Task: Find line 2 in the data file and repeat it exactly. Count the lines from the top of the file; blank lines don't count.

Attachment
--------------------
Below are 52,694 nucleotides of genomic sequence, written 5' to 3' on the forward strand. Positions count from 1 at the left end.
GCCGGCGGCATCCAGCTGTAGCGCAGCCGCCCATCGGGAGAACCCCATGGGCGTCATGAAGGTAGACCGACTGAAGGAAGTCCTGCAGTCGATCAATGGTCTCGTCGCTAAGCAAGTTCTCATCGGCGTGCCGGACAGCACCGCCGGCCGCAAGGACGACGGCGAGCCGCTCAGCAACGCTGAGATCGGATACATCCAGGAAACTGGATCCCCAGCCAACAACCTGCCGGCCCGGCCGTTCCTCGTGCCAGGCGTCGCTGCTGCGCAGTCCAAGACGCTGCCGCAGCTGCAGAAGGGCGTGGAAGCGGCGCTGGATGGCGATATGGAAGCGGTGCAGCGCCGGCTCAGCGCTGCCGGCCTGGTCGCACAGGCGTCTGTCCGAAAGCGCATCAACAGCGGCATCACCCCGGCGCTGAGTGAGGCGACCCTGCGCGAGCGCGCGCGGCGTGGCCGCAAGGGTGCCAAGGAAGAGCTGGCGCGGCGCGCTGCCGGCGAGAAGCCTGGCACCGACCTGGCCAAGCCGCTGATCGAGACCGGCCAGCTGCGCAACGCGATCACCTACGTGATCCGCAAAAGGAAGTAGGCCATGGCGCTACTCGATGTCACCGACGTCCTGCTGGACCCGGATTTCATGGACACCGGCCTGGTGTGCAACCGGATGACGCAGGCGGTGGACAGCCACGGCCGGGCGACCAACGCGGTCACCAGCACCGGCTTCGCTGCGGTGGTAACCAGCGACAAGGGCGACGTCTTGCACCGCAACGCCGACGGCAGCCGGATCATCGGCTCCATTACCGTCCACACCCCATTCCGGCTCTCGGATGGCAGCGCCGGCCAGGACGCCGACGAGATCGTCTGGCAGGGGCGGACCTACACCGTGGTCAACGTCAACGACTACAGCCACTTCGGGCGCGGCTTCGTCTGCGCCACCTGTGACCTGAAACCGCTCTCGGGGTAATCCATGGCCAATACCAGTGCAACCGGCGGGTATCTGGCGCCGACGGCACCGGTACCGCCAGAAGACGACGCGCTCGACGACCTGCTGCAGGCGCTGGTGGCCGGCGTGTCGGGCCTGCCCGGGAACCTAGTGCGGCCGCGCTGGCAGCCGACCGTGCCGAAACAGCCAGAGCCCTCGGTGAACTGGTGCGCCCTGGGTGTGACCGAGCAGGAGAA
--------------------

GCCGGCGGCATCCAGCTGTAGCGCAGCCGCCCATCGGGAGAACCCCATGGGCGTCATGAAGGTAGACCGACTGAAGGAAGTCCTGCAGTCGATCAATGGTCTCGTCGCTAAGCAAGTTCTCATCGGCGTGCCGGACAGCACCGCCGGCCGCAAGGACGACGGCGAGCCGCTCAGCAACGCTGAGATCGGATACATCCAGGAAACTGGATCCCCAGCCAACAACCTGCCGGCCCGGCCGTTCCTCGTGCCAGGCGTCGCTGCTGCGCAGTCCAAGACGCTGCCGCAGCTGCAGAAGGGCGTGGAAGCGGCGCTGGATGGCGATATGGAAGCGGTGCAGCGCCGGCTCAGCGCTGCCGGCCTGGTCGCACAGGCGTCTGTCCGAAAGCGCATCAACAGCGGCATCACCCCGGCGCTGAGTGAGGCGACCCTGCGCGAGCGCGCGCGGCGTGGCCGCAAGGGTGCCAAGGAAGAGCTGGCGCGGCGCGCTGCCGGCGAGAAGCCTGGCACCGACCTGGCCAAGCCGCTGATCGAGACCGGCCAGCTGCGCAACGCGATCACCTACGTGATCCGCAAAAGGAAGTAGGCCATGGCGCTACTCGATGTCACCGACGTCCTGCTGGACCCGGATTTCATGGACACCGGCCTGGTGTGCAACCGGATGACGCAGGCGGTGGACAGCCACGGCCGGGCGACCAACGCGGTCACCAGCACCGGCTTCGCTGCGGTGGTAACCAGCGACAAGGGCGACGTCTTGCACCGCAACGCCGACGGCAGCCGGATCATCGGCTCCATTACCGTCCACACCCCATTCCGGCTCTCGGATGGCAGCGCCGGCCAGGACGCCGACGAGATCGTCTGGCAGGGGCGGACCTACACCGTGGTCAACGTCAACGACTACAGCCACTTCGGGCGCGGCTTCGTCTGCGCCACCTGTGACCTGAAACCGCTCTCGGGGTAATCCATGGCCAATACCAGTGCAACCGGCGGGTATCTGGCGCCGACGGCACCGGTACCGCCAGAAGACGACGCGCTCGACGACCTGCTGCAGGCGCTGGTGGCCGGCGTGTCGGGCCTGCCCGGGAACCTAGTGCGGCCGCGCTGGCAGCCGACCGTGCCGAAACAGCCAGAGCCCTCGGTGAACTGGTGCGCCCTGGGTGTGACCGAGCAGGAGAA